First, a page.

It goes a long way to confirm the findings from our recent case-control study, says Graham Giles, who led the Australian study. He praises the studys large size including about 1500 cases of prostate cancer.
Can Sex Increase The Risk Of Prostate Cancer
Number of sexual partners, age at first intercourse, and ejaculation frequency appear to influence a mans risk for prostate cancer, according to new research.
The notion that sexual activity might affect prostate cancer risk has been controversial. A meta-analysis published in 2002 reported that increased ejaculation frequency and having more sexual partners were associated with prostate cancer risk, but age at first intercourse was not.
Since then, more research has been conducted. The current study incorporated the newer studies and applied a dose-response analysis to the data to determine the roles of the above factors.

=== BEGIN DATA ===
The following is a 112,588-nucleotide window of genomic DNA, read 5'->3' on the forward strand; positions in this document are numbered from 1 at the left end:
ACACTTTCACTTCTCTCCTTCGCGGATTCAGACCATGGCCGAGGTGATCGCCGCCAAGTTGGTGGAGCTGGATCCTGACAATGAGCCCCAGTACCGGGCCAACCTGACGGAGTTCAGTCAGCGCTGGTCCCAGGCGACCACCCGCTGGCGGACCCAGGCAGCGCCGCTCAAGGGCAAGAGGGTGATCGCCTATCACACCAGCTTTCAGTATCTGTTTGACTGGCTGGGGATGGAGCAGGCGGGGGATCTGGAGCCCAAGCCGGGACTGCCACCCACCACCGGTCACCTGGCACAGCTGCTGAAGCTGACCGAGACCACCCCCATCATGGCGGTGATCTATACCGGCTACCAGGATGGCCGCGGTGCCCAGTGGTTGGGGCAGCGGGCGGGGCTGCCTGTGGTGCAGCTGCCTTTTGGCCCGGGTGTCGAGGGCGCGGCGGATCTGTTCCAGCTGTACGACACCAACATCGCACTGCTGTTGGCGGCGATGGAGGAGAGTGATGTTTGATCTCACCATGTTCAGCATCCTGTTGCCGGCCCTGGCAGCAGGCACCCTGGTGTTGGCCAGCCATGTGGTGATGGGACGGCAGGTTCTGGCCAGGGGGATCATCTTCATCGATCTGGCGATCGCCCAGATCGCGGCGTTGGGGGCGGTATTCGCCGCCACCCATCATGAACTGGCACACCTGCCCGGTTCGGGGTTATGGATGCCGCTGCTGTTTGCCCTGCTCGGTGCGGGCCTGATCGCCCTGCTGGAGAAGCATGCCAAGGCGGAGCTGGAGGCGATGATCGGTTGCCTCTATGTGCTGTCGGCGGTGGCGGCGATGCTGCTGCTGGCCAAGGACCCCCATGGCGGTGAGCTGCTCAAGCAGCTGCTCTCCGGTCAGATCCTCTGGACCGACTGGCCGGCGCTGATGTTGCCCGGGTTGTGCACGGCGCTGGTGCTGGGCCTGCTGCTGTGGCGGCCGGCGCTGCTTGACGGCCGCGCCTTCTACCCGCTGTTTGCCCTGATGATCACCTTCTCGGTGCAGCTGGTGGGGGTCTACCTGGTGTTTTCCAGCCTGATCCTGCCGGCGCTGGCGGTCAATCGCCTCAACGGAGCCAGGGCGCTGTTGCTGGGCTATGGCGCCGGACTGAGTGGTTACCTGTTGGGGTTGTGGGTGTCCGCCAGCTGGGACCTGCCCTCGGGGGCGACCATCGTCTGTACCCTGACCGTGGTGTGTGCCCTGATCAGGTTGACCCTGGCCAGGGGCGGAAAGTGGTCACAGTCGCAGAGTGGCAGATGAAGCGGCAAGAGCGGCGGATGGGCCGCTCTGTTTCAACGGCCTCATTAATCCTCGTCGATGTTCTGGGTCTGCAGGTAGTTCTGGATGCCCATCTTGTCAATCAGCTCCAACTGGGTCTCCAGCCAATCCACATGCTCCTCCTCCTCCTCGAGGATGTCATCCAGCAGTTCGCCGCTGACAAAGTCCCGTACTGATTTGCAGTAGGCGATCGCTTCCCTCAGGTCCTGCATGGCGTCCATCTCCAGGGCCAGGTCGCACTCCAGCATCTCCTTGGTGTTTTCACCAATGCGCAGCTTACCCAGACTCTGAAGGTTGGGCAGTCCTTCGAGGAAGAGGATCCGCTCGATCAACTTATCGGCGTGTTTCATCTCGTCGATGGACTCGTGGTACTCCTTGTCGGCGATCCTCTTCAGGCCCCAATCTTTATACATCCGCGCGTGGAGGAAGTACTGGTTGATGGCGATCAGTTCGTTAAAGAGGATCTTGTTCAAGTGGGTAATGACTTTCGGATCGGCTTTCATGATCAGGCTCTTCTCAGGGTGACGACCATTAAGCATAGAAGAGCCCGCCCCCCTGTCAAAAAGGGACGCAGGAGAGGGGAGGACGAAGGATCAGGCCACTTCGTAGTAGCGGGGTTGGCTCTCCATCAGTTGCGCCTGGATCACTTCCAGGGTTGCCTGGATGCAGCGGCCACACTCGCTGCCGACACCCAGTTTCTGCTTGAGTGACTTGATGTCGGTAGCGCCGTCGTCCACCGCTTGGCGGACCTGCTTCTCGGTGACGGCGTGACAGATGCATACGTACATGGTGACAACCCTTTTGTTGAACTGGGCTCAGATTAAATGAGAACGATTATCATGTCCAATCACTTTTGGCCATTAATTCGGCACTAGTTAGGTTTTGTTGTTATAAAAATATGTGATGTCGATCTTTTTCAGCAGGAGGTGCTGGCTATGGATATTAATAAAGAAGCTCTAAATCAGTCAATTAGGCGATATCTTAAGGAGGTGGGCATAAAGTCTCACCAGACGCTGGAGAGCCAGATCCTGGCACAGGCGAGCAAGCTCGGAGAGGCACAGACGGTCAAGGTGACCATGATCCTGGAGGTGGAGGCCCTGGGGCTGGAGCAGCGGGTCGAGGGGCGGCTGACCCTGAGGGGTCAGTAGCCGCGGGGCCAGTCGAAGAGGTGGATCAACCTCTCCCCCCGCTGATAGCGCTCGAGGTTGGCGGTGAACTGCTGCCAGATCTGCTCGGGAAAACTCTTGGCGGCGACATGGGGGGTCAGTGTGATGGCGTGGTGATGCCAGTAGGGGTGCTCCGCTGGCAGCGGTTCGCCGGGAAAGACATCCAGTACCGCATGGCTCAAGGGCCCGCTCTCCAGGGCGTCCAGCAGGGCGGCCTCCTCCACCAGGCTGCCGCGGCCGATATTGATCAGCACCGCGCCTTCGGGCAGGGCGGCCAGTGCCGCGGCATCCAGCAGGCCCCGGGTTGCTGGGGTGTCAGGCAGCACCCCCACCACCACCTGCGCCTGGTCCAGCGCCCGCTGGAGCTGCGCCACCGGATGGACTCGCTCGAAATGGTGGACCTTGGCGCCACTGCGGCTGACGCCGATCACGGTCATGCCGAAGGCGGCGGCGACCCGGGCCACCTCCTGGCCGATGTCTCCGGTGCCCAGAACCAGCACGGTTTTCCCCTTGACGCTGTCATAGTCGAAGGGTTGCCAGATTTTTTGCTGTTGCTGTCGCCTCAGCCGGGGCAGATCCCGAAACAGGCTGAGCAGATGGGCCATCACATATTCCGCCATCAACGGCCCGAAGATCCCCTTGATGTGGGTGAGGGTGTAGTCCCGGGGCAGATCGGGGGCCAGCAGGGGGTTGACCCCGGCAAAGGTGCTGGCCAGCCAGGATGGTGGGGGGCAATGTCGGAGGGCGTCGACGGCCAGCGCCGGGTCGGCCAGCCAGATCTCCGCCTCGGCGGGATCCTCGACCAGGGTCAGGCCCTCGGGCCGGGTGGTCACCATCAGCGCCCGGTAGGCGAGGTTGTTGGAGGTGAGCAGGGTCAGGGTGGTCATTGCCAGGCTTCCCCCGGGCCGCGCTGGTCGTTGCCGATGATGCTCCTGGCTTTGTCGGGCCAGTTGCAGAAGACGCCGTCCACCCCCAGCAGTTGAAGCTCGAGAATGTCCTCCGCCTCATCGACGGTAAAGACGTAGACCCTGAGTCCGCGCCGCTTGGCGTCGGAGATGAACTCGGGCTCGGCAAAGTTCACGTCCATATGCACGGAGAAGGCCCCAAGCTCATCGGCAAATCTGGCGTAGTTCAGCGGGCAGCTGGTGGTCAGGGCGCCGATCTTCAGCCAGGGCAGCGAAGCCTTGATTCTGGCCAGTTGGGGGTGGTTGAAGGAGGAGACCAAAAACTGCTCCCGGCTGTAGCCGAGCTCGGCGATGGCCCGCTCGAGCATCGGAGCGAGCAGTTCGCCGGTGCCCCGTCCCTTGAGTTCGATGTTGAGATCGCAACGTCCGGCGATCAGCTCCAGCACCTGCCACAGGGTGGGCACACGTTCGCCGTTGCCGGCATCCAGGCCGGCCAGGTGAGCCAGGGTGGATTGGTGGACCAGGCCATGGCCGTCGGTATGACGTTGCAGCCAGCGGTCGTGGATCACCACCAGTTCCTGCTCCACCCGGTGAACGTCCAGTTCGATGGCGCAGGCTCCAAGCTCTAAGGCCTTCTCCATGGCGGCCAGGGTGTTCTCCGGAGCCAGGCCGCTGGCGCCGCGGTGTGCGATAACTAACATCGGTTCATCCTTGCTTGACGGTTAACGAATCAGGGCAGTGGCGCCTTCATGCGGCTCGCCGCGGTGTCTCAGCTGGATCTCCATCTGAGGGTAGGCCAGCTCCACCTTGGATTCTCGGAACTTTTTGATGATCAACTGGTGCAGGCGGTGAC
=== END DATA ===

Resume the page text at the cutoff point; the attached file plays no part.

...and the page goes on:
The research team searched relevant databases and identified twenty-two studies on the topic published through April 2018. Overall, the studies included 55,490 participants from nine countries. Most studies came from North America, but Europe, Australia, Asia, the Caribbean, and Cuba were also represented.
They found that men with fewer sexual partners were at lower risk for prostate cancer. For every 10 female partners the men had, their risk increased 1.10 fold.
First intercourse at an older age also seemed to lower prostate cancer risk, which was decreased 4% for every five years of delay.
However, hormonal levels, injury, and inflammation might also be involved, the authors noted.
Additional research is needed to validate these findings, the authors said.